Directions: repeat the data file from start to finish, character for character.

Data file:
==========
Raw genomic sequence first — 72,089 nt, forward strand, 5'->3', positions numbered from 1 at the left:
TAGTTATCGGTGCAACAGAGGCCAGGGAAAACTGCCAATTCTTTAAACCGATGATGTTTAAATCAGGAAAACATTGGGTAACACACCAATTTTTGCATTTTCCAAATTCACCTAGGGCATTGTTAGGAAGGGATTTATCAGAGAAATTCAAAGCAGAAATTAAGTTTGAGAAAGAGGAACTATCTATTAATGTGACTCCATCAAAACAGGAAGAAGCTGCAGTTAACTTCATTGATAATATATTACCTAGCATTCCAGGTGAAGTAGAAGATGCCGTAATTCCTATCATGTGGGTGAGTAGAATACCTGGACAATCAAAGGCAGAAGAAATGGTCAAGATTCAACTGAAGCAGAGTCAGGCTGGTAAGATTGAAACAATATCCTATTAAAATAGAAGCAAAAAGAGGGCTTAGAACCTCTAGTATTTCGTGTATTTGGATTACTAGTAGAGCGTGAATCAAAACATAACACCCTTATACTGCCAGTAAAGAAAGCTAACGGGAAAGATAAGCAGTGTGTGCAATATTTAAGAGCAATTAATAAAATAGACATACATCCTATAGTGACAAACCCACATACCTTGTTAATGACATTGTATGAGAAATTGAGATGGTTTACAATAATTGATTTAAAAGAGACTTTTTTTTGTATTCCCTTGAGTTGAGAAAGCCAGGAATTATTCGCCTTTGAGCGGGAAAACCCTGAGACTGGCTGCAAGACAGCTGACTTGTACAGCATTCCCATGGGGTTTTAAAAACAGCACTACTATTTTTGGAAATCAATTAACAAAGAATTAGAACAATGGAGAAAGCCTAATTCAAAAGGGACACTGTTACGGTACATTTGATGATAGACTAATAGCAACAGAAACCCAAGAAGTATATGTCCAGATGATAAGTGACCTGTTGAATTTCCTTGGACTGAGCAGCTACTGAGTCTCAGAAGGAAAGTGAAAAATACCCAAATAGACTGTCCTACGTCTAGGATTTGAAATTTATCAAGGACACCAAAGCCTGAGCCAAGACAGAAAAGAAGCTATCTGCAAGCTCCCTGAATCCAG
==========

Raw genomic sequence first — 72,089 nt, forward strand, 5'->3', positions numbered from 1 at the left:
TAGTTATCGGTGCAACAGAGGCCAGGGAAAACTGCCAATTCTTTAAACCGATGATGTTTAAATCAGGAAAACATTGGGTAACACACCAATTTTTGCATTTTCCAAATTCACCTAGGGCATTGTTAGGAAGGGATTTATCAGAGAAATTCAAAGCAGAAATTAAGTTTGAGAAAGAGGAACTATCTATTAATGTGACTCCATCAAAACAGGAAGAAGCTGCAGTTAACTTCATTGATAATATATTACCTAGCATTCCAGGTGAAGTAGAAGATGCCGTAATTCCTATCATGTGGGTGAGTAGAATACCTGGACAATCAAAGGCAGAAGAAATGGTCAAGATTCAACTGAAGCAGAGTCAGGCTGGTAAGATTGAAACAATATCCTATTAAAATAGAAGCAAAAAGAGGGCTTAGAACCTCTAGTATTTCGTGTATTTGGATTACTAGTAGAGCGTGAATCAAAACATAACACCCTTATACTGCCAGTAAAGAAAGCTAACGGGAAAGATAAGCAGTGTGTGCAATATTTAAGAGCAATTAATAAAATAGACATACATCCTATAGTGACAAACCCACATACCTTGTTAATGACATTGTATGAGAAATTGAGATGGTTTACAATAATTGATTTAAAAGAGACTTTTTTTTGTATTCCCTTGAGTTGAGAAAGCCAGGAATTATTCGCCTTTGAGCGGGAAAACCCTGAGACTGGCTGCAAGACAGCTGACTTGTACAGCATTCCCATGGGGTTTTAAAAACAGCACTACTATTTTTGGAAATCAATTAACAAAGAATTAGAACAATGGAGAAAGCCTAATTCAAAAGGGACACTGTTACGGTACATTTGATGATAGACTAATAGCAACAGAAACCCAAGAAGTATATGTCCAGATGATAAGTGACCTGTTGAATTTCCTTGGACTGAGCAGCTACTGAGTCTCAGAAGGAAAGTGAAAAATACCCAAATAGACTGTCCTACGTCTAGGATTTGAAATTTATCAAGGACACCAAAGCCTGAGCCAAGACAGAAAAGAAGCTATCTGCAAGCTCCCTGAATCCAG